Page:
By Abu Zafar 12/21/12


New Delhi – An international organization, which works to promote press freedom and to defend rights of journalists worldwide, has approached the Indian authorities including Prime Minister Manmohan Singh to demand the repeal of Indian sedition law.

In a letter addressed to Prime Minister Manmohan Singh, Home Minister Shushil Kumar Shinde, Minister of Law and Justice Ashwani Kumar and Indian Ambassador to United States Nirupama Rao, the executive director of The Committee to Protect Journalists (CPJ) – Joel Simon, expressed deep concern over the continuing abuse of Indian sedition law.

“CPJ calls on your government to begin taking action toward repealing the law, section 124A in the Indian penal code, which Indian lawmakers have deemed punitive and outdated,” Simon said in his letter which was sent on Tuesday.

CPJ, which compiles the annual data of journalists who suffer atrocities by the state or individuals worldwide, accused the Indian authorities of using the sedition law to threaten journalists and human rights activists.

Mentioning the case of jailed journalists cum activists Sudhir Dhawale of Mumbai and Lingaram Kodopi of Chhattisgarh, Simon said “India again appeared on CPJ’s global census of imprisoned journalists this year; of the three journalists jailed in the country, two have been charged under the sedition law”.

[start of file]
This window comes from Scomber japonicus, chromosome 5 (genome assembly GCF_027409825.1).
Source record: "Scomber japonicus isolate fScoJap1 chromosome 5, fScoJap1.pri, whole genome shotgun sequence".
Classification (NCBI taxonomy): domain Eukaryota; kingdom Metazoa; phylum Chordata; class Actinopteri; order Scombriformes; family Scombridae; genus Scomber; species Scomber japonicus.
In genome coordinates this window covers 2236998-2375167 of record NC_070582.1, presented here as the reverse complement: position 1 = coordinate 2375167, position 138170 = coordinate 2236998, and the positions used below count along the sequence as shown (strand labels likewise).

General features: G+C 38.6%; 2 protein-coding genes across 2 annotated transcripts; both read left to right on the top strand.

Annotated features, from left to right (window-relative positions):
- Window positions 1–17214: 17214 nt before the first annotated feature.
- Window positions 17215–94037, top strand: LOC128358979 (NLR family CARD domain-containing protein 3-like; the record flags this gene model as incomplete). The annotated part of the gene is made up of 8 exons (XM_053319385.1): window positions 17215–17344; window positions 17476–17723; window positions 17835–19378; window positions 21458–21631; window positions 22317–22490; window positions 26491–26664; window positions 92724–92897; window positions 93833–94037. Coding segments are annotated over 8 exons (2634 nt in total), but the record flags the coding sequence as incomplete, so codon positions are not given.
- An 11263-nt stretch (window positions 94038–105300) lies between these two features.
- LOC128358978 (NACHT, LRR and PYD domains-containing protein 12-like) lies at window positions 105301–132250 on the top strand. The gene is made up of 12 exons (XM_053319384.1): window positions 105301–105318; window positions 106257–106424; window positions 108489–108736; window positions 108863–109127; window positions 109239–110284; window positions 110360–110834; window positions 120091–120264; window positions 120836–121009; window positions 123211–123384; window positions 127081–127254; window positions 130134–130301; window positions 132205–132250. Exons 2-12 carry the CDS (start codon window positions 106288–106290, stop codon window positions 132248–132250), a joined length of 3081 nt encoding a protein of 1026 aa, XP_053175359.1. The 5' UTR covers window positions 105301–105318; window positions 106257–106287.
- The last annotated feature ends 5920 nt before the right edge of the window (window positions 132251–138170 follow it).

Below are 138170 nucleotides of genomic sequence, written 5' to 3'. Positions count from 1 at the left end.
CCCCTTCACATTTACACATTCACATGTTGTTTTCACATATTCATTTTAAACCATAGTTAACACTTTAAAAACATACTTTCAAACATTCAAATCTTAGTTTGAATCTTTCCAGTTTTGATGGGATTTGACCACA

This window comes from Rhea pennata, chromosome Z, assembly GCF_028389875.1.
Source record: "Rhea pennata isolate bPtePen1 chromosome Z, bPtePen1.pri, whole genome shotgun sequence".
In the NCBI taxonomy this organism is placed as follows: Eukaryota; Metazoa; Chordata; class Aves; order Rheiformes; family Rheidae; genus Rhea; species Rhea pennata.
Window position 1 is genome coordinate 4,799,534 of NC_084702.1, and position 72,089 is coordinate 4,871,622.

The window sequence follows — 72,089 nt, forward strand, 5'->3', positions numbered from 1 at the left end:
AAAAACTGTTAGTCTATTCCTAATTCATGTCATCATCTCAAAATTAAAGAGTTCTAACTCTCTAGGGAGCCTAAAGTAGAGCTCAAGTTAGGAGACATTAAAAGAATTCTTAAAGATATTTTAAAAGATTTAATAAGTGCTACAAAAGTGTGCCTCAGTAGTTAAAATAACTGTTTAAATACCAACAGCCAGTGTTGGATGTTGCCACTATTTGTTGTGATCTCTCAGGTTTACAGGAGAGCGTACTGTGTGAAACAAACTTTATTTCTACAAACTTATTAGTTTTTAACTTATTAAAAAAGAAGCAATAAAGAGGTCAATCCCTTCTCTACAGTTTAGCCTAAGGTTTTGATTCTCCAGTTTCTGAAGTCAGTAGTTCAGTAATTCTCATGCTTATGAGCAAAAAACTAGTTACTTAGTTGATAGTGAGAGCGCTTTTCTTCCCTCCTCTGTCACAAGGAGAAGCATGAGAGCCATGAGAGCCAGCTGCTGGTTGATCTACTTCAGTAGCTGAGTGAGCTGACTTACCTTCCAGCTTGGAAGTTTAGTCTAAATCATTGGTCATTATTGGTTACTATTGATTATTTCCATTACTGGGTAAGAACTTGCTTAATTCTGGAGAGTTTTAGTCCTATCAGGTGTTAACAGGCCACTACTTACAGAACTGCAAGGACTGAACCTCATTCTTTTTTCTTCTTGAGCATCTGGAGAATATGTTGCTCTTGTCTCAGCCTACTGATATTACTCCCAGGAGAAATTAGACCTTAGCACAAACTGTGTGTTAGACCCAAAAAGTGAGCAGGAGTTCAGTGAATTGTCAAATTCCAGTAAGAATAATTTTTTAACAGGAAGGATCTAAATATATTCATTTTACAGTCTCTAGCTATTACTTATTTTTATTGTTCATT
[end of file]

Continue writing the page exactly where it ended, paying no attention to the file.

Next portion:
“There have been virtually no developments in either of the cases,” he further said.

“A landmark Supreme Court decision in 1962 held that the Indian government could not invoke a charge of sedition unless the accused incited violence through speech or action,” the letter further reads.

Referring to the case of cartoonist Aseem Trivedi, the letter stated that after dropping charges of sedition from Trivedi, a group of ministers had agreed for an internal discussion in September to bring amendments in the sedition law. The then Information and Broadcasting Minister Ambika Soni, in a letter to the group’s chairman, had also acknowledged that the law should be revised.

CPJ claimed that ‘a consensus has begun to emerge’ among lawmakers in India about the certain need for the revision of sedition law.

The CPJ further said that repealing the law would represent a commitment to freedom of press and protecting human rights which is associated with India’s democratic character.

The democratic countries across the globe have already repealed their sedition laws, it said.

“Action is urgently needed in India. We ask that your government begin formulating a timeline to repeal the sedition law, and call on you to ensure that the sedition charges are dropped in the cases of Dhawale and Kodopi,” CJP concluded.